An audio recording of Max Ritvo, beloved former student and friend, introducing me at a poetry reading.
An Introvert’s Guide to Friendship: What my student taught me about one of life’s most important relationships in the NY Times
The Porous Fabric Between Life and Death in Bomb Magazine
The Poetry I Was Grateful For in 2018 in The New Yorker
A Few Important Emails Between Max Ritvo and Sarah Ruhl in Berfois
A Story of Friendship, Letters, and Loss on BYU Radio
Letters from Max-Sarah Ruhl on Writers' Voices
100 Essays I Don't Have Time to Write: On Umbrellas and Sword Fights, Parades and Dogs, Fire Alarms, Children, and Theater*
*Please consider these essays as starting points. Consider them starting points for someone else to finish.
These essays were written over a period of about five years, a period in which I also gave birth to three babies. In a way these essays were my best defense against the vaporous lack of memory that comes with very little sleep. As an exercise, I would see, if I happened to have had a thought in the morning, if I could hold it, and write it down by nightfall, after the kids had gone to sleep. Those thoughts, held fast against sleeplessness and various other forms of domestic chaos, became this collection of short essays.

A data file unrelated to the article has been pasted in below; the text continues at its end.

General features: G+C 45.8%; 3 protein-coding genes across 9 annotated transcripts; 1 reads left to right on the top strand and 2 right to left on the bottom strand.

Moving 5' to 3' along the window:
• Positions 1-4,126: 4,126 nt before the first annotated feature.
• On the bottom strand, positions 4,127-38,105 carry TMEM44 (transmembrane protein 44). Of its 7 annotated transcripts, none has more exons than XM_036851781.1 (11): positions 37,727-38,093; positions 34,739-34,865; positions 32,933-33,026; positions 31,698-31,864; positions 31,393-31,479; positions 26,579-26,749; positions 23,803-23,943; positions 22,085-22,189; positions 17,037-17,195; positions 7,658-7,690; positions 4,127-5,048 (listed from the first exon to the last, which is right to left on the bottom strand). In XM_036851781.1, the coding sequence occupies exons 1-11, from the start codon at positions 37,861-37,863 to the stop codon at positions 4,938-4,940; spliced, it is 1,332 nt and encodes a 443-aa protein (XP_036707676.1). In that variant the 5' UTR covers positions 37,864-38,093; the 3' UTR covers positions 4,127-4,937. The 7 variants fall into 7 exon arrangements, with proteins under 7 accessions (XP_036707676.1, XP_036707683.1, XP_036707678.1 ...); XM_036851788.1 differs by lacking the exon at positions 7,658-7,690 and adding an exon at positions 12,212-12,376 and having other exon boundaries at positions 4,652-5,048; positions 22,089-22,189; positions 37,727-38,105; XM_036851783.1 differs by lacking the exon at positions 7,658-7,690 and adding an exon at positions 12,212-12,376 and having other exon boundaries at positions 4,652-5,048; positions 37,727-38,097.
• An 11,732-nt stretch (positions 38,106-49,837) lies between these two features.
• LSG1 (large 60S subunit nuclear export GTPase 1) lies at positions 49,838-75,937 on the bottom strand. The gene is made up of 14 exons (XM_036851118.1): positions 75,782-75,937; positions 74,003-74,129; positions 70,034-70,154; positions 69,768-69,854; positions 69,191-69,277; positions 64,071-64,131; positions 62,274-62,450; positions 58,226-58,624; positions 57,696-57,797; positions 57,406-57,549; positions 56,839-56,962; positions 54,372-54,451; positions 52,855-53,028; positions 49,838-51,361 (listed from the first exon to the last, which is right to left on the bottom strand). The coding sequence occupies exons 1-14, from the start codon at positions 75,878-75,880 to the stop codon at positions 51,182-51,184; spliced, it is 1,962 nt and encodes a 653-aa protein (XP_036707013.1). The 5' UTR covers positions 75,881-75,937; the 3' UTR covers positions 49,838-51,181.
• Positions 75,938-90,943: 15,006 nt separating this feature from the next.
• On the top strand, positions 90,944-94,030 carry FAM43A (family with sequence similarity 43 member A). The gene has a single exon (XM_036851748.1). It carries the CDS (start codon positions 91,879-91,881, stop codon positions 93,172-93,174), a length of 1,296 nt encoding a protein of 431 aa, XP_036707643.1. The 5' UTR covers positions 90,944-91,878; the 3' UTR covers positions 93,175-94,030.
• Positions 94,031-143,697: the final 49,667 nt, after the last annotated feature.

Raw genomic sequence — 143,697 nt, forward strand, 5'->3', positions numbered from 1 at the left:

In an episode of the podcast The Catapult, Sarah reads from her collection of essays 100 Essays I Don’t Have Time to Write: On Umbrellas and Sword Fights, Parades and Dogs, Fire Alarms, Children, and Theater. Click here to listen or download from iTunes.
Sarah's poems “Summer, Rhode Island,” “Miscarriage,” and “I Wanted Music” have now been published in Narrative Magazine.
100 ESSAYS... was selected as one of the 100 Notable Books of 2014 by the New York Times.